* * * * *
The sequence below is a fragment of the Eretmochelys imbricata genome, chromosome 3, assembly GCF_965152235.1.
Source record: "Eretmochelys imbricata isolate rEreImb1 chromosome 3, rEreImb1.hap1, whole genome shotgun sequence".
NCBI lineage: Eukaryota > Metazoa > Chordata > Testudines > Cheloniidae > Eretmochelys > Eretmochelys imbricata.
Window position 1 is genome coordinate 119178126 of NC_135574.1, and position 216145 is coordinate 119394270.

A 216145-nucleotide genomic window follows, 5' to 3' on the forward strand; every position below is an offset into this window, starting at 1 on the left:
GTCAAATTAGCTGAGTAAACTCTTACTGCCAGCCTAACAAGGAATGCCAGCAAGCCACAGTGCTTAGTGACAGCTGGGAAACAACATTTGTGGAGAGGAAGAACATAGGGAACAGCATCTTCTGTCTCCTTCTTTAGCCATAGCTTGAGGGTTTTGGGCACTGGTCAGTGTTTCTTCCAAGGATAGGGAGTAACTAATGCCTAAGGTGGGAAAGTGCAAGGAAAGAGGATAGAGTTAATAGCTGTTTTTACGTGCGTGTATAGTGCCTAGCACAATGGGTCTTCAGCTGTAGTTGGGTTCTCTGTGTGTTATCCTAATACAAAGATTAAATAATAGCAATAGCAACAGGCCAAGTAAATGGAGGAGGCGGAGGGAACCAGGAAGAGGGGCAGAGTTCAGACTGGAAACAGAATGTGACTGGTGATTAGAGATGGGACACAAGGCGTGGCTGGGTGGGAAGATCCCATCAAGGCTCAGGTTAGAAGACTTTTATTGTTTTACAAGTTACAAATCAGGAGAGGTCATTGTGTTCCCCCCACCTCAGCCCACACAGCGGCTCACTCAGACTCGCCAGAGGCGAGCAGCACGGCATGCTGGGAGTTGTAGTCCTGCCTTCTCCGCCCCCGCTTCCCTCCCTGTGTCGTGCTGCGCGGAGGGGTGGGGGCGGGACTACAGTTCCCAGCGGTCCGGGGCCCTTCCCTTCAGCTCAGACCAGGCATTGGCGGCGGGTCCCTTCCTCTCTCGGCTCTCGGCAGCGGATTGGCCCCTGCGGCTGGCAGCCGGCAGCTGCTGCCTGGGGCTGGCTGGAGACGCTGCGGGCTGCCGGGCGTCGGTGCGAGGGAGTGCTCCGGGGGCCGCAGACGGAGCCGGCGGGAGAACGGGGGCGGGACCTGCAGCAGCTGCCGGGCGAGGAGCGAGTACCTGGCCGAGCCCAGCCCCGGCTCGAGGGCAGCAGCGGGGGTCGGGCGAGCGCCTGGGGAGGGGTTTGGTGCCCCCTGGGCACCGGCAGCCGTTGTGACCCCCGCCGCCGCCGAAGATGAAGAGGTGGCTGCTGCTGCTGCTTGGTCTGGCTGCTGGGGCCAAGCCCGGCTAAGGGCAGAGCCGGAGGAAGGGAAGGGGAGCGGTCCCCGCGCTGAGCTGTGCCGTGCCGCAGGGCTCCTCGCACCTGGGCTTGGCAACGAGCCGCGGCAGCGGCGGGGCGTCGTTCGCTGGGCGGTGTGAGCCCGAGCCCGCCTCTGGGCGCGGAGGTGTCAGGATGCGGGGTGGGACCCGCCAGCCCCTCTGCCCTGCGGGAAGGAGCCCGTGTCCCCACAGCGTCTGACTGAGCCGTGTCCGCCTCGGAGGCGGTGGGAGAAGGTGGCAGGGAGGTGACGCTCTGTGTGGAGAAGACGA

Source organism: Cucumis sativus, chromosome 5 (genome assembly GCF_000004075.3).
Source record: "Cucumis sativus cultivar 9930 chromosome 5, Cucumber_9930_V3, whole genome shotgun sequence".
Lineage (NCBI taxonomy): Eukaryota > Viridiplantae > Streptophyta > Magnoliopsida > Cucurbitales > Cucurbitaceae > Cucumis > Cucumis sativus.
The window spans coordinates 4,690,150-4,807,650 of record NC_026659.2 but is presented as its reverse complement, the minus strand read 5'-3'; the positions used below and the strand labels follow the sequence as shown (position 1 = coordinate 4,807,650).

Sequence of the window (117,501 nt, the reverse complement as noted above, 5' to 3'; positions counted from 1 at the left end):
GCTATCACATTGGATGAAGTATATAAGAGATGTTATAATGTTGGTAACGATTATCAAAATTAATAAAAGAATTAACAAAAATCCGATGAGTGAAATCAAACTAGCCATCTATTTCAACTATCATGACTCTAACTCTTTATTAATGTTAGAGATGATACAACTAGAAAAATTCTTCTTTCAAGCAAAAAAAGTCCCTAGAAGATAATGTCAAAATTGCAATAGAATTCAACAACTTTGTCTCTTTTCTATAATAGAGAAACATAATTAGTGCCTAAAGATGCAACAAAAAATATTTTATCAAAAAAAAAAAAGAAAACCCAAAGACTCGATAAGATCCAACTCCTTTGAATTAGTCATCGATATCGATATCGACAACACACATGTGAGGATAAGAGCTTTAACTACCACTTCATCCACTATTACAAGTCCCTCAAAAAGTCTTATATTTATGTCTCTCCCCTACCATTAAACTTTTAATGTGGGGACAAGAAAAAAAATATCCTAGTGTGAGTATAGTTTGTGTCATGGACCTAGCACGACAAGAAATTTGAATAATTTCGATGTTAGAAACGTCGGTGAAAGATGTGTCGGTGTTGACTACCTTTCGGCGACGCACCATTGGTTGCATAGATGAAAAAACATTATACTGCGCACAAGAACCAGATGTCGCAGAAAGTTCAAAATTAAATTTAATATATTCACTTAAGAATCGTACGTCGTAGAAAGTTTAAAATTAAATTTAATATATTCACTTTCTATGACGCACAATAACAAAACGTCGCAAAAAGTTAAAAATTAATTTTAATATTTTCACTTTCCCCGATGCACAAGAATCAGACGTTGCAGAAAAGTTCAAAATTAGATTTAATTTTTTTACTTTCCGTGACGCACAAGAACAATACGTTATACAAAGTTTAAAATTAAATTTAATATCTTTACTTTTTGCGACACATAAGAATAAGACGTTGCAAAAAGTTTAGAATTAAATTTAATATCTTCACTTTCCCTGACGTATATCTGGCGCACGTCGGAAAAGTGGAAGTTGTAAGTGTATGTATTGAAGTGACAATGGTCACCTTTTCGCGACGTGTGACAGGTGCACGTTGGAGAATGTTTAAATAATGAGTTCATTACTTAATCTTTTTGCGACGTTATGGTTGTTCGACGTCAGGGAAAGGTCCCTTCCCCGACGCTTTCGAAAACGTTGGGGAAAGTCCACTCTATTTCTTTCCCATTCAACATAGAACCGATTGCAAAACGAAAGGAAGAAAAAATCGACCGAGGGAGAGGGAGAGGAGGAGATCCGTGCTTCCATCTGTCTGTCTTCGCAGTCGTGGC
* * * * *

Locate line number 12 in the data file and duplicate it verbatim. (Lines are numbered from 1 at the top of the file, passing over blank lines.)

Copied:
GCTATCACATTGGATGAAGTATATAAGAGATGTTATAATGTTGGTAACGATTATCAAAATTAATAAAAGAATTAACAAAAATCCGATGAGTGAAATCAAACTAGCCATCTATTTCAACTATCATGACTCTAACTCTTTATTAATGTTAGAGATGATACAACTAGAAAAATTCTTCTTTCAAGCAAAAAAAGTCCCTAGAAGATAATGTCAAAATTGCAATAGAATTCAACAACTTTGTCTCTTTTCTATAATAGAGAAACATAATTAGTGCCTAAAGATGCAACAAAAAATATTTTATCAAAAAAAAAAAAGAAAACCCAAAGACTCGATAAGATCCAACTCCTTTGAATTAGTCATCGATATCGATATCGACAACACACATGTGAGGATAAGAGCTTTAACTACCACTTCATCCACTATTACAAGTCCCTCAAAAAGTCTTATATTTATGTCTCTCCCCTACCATTAAACTTTTAATGTGGGGACAAGAAAAAAAATATCCTAGTGTGAGTATAGTTTGTGTCATGGACCTAGCACGACAAGAAATTTGAATAATTTCGATGTTAGAAACGTCGGTGAAAGATGTGTCGGTGTTGACTACCTTTCGGCGACGCACCATTGGTTGCATAGATGAAAAAACATTATACTGCGCACAAGAACCAGATGTCGCAGAAAGTTCAAAATTAAATTTAATATATTCACTTAAGAATCGTACGTCGTAGAAAGTTTAAAATTAAATTTAATATATTCACTTTCTATGACGCACAATAACAAAACGTCGCAAAAAGTTAAAAATTAATTTTAATATTTTCACTTTCCCCGATGCACAAGAATCAGACGTTGCAGAAAAGTTCAAAATTAGATTTAATTTTTTTACTTTCCGTGACGCACAAGAACAATACGTTATACAAAGTTTAAAATTAAATTTAATATCTTTACTTTTTGCGACACATAAGAATAAGACGTTGCAAAAAGTTTAGAATTAAATTTAATATCTTCACTTTCCCTGACGTATATCTGGCGCACGTCGGAAAAGTGGAAGTTGTAAGTGTATGTATTGAAGTGACAATGGTCACCTTTTCGCGACGTGTGACAGGTGCACGTTGGAGAATGTTTAAATAATGAGTTCATTACTTAATCTTTTTGCGACGTTATGGTTGTTCGACGTCAGGGAAAGGTCCCTTCCCCGACGCTTTCGAAAACGTTGGGGAAAGTCCACTCTATTTCTTTCCCATTCAACATAGAACCGATTGCAAAACGAAAGGAAGAAAAAATCGACCGAGGGAGAGGGAGAGGAGGAGATCCGTGCTTCCATCTGTCTGTCTTCGCAGTCGTGGC